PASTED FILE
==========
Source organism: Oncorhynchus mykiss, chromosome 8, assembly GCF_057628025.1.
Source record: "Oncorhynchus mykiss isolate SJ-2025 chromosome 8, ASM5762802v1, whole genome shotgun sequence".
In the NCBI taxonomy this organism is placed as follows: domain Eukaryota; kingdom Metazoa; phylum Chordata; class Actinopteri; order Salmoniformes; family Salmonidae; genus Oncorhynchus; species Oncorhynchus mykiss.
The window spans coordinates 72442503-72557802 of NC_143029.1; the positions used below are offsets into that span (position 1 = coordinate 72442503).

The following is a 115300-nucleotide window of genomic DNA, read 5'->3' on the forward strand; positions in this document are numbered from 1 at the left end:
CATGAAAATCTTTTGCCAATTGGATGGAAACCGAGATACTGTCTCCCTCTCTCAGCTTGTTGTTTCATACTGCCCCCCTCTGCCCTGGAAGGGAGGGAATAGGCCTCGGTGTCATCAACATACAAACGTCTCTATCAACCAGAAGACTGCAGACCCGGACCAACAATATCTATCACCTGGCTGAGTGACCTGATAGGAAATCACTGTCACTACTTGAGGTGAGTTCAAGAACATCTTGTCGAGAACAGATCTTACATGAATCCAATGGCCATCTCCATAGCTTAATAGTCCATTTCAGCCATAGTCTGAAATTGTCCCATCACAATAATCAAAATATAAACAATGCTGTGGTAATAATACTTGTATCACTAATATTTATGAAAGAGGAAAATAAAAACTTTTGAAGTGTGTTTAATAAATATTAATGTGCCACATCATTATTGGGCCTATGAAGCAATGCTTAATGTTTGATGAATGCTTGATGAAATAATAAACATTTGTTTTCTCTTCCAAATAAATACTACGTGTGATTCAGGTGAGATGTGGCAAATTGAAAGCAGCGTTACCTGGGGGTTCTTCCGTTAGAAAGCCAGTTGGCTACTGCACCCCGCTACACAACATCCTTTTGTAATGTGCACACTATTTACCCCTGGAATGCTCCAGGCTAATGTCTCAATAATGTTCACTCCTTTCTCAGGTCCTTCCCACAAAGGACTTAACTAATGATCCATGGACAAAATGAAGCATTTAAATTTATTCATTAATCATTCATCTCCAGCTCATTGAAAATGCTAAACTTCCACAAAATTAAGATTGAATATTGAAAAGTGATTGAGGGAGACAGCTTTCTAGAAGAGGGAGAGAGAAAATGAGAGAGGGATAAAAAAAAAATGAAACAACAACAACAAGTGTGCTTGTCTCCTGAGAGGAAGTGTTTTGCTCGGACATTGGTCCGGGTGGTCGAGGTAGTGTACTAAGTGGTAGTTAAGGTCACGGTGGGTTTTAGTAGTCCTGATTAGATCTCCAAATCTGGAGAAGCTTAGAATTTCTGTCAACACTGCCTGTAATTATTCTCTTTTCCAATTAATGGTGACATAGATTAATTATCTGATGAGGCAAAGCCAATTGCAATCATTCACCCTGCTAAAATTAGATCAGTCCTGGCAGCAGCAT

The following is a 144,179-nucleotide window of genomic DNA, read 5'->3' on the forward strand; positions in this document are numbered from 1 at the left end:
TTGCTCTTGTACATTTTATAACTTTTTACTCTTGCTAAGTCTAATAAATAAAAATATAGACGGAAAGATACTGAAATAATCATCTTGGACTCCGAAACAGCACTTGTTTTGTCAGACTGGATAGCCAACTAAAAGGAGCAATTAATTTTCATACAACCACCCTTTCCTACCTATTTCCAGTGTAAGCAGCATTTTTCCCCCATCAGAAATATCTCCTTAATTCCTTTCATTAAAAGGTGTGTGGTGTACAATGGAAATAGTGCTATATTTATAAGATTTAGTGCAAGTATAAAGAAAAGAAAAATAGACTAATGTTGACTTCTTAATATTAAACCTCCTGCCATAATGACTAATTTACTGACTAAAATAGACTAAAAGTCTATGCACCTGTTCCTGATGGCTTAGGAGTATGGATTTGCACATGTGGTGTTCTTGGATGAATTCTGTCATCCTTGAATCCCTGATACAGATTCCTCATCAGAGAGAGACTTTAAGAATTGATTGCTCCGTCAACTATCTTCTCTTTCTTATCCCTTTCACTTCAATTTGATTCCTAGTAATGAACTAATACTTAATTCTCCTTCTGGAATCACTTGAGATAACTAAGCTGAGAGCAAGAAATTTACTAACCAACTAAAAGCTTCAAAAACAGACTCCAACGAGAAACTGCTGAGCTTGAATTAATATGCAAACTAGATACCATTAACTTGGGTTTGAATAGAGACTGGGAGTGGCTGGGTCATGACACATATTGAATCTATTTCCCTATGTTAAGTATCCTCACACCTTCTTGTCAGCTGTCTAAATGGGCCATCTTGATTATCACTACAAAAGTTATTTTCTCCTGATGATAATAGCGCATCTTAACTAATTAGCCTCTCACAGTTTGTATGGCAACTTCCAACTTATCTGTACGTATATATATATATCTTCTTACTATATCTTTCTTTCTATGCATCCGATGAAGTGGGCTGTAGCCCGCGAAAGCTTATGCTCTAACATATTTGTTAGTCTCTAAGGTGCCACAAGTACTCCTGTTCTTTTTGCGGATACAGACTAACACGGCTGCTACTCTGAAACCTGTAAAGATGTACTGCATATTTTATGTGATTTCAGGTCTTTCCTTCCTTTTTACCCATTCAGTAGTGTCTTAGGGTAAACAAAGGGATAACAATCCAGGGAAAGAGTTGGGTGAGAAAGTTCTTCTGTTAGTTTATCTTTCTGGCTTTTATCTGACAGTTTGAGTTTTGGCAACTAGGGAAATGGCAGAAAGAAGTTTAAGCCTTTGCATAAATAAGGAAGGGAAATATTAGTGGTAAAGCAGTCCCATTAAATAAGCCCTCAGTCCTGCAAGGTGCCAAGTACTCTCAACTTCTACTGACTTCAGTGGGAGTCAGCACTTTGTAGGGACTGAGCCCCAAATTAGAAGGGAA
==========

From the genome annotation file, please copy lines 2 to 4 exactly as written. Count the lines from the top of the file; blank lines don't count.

Source record: "Oncorhynchus mykiss isolate SJ-2025 chromosome 8, ASM5762802v1, whole genome shotgun sequence".
In the NCBI taxonomy this organism is placed as follows: domain Eukaryota; kingdom Metazoa; phylum Chordata; class Actinopteri; order Salmoniformes; family Salmonidae; genus Oncorhynchus; species Oncorhynchus mykiss.
The window spans coordinates 72442503-72557802 of NC_143029.1; the positions used below are offsets into that span (position 1 = coordinate 72442503).